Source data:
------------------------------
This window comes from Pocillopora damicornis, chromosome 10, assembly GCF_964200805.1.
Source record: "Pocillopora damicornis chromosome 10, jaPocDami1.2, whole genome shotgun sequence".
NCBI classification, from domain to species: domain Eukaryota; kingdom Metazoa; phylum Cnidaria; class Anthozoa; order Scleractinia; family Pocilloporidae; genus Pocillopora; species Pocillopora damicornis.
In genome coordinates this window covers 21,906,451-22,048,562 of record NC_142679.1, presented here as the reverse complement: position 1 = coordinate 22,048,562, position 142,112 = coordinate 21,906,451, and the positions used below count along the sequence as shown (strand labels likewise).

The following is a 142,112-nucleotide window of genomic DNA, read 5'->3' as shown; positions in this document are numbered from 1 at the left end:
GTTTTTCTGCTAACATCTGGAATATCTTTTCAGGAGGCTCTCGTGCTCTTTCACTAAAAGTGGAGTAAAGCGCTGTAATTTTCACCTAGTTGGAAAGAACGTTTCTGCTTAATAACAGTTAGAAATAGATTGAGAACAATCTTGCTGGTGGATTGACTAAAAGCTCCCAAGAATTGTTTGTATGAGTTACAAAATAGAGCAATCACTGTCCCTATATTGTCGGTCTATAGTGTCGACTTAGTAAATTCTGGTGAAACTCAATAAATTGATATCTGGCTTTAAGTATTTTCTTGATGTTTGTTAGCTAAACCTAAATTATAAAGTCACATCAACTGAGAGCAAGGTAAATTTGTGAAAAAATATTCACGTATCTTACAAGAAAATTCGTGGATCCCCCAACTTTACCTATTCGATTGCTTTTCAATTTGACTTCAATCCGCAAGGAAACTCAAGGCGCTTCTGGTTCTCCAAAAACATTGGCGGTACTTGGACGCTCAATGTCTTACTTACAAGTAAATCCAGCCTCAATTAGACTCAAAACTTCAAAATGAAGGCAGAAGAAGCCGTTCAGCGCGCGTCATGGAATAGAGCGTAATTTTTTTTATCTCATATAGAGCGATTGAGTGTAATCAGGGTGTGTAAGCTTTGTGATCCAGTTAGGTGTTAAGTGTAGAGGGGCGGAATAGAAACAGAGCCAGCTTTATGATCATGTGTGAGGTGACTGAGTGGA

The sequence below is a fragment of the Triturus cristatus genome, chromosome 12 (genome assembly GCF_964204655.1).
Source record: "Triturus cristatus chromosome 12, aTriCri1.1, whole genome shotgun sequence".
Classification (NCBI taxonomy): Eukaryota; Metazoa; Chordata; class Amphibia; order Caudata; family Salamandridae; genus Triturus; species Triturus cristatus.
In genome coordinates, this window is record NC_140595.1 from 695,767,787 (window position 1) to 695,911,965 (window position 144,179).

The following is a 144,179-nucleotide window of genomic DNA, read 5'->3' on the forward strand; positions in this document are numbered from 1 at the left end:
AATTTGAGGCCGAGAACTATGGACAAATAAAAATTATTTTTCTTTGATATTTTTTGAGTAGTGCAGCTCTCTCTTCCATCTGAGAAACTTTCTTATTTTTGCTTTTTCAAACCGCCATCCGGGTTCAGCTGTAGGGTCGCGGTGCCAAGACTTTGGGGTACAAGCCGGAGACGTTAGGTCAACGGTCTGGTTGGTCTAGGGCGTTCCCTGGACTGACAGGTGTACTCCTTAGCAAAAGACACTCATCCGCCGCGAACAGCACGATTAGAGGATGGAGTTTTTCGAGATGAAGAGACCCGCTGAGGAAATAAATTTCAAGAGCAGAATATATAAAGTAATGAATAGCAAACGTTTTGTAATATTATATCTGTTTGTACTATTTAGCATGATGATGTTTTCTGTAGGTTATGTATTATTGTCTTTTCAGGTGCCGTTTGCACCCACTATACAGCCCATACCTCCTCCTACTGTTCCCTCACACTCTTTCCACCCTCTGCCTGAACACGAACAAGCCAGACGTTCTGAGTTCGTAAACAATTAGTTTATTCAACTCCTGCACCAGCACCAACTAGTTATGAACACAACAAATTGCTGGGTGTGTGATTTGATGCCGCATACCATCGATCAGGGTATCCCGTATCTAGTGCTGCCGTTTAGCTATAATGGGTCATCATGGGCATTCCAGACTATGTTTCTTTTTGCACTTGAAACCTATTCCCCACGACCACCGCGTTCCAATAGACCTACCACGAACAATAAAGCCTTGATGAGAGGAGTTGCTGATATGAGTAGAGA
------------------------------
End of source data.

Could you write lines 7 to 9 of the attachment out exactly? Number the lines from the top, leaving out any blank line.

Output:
The sequence below is a fragment of the Triturus cristatus genome, chromosome 12 (genome assembly GCF_964204655.1).
Source record: "Triturus cristatus chromosome 12, aTriCri1.1, whole genome shotgun sequence".
Classification (NCBI taxonomy): Eukaryota; Metazoa; Chordata; class Amphibia; order Caudata; family Salamandridae; genus Triturus; species Triturus cristatus.